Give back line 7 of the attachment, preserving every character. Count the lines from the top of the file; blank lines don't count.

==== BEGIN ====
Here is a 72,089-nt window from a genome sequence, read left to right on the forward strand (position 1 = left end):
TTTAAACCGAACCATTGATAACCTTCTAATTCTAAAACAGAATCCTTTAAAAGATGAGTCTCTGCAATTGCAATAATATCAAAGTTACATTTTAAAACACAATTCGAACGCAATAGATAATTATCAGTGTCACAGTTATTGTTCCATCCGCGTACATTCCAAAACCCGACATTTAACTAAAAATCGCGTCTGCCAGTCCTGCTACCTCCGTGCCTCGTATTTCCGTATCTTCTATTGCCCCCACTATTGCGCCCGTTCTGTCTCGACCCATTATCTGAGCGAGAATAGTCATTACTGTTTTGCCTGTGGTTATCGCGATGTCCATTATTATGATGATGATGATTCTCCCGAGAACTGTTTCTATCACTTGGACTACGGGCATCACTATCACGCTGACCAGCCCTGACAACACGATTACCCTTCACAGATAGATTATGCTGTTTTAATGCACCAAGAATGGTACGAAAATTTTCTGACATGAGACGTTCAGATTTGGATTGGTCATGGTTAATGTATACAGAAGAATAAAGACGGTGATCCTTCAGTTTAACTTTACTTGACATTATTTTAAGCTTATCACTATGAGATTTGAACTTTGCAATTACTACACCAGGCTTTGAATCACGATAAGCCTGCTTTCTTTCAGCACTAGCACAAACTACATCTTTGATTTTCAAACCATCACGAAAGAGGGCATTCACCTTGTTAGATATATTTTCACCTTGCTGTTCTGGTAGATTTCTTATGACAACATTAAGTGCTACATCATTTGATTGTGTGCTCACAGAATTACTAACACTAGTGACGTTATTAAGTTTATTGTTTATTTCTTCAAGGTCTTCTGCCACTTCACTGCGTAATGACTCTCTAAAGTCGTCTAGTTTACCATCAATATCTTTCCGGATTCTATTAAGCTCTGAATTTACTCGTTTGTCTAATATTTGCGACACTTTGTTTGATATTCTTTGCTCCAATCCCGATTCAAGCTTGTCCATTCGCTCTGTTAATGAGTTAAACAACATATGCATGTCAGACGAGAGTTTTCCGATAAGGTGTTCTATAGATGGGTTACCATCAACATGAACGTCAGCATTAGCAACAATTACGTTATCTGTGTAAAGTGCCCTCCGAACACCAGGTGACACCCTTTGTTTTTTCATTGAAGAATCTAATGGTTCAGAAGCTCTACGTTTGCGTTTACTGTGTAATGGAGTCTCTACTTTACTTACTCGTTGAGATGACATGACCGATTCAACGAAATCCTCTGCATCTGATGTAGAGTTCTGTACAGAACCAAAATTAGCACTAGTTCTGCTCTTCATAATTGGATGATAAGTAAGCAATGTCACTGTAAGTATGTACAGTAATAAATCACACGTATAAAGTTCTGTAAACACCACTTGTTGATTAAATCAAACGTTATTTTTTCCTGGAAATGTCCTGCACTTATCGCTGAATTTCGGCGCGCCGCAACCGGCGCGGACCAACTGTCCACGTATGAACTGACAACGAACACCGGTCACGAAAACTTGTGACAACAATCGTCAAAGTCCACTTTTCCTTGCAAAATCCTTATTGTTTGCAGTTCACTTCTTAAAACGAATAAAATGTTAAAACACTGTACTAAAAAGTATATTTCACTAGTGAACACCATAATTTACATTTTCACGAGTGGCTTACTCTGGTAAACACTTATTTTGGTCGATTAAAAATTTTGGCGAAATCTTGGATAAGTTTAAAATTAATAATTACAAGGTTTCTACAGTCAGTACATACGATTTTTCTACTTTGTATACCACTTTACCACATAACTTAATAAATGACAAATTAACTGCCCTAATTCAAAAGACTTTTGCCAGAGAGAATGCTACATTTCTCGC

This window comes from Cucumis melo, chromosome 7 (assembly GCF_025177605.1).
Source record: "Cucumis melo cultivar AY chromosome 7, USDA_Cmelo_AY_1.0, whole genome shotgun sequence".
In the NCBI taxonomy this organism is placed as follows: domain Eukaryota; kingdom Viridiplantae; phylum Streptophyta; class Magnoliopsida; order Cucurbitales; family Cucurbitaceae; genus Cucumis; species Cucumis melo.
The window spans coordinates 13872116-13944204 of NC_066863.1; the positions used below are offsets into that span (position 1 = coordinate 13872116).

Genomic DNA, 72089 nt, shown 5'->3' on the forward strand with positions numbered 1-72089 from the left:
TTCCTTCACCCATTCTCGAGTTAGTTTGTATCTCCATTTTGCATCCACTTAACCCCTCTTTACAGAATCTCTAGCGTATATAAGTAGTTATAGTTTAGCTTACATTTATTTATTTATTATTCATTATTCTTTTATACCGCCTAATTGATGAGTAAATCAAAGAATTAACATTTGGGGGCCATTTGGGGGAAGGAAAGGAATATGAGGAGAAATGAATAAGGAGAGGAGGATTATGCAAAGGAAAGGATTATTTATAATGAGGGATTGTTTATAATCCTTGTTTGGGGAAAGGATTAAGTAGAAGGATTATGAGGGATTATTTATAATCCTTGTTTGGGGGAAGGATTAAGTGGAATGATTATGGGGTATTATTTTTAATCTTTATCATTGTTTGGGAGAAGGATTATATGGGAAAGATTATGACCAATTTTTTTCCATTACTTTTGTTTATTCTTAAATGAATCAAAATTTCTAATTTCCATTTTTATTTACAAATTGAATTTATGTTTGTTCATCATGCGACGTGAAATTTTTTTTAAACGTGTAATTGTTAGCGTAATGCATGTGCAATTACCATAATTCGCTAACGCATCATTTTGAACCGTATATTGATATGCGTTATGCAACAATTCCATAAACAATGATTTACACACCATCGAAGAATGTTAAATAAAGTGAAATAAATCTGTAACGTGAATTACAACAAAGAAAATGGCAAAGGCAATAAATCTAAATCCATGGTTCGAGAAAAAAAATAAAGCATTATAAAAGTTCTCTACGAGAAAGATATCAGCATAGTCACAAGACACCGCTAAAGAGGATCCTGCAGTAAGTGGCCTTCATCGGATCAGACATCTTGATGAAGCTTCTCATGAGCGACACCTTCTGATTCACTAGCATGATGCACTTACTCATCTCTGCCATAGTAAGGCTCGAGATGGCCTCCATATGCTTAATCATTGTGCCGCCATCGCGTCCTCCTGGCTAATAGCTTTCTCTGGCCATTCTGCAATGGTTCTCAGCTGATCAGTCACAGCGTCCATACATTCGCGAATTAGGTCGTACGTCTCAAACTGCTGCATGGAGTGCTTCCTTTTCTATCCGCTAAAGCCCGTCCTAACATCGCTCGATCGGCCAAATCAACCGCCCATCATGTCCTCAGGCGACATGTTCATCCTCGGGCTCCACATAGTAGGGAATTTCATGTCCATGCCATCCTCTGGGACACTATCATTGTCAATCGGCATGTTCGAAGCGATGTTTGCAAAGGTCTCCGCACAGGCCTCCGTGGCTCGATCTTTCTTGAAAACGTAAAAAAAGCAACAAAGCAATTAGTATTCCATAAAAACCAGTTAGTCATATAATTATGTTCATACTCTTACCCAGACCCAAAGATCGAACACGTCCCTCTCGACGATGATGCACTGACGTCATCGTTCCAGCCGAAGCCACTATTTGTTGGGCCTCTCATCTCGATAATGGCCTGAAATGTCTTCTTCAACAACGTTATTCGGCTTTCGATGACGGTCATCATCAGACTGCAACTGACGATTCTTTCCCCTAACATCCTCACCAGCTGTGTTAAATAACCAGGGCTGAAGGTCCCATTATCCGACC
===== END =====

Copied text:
Genomic DNA, 72089 nt, shown 5'->3' on the forward strand with positions numbered 1-72089 from the left: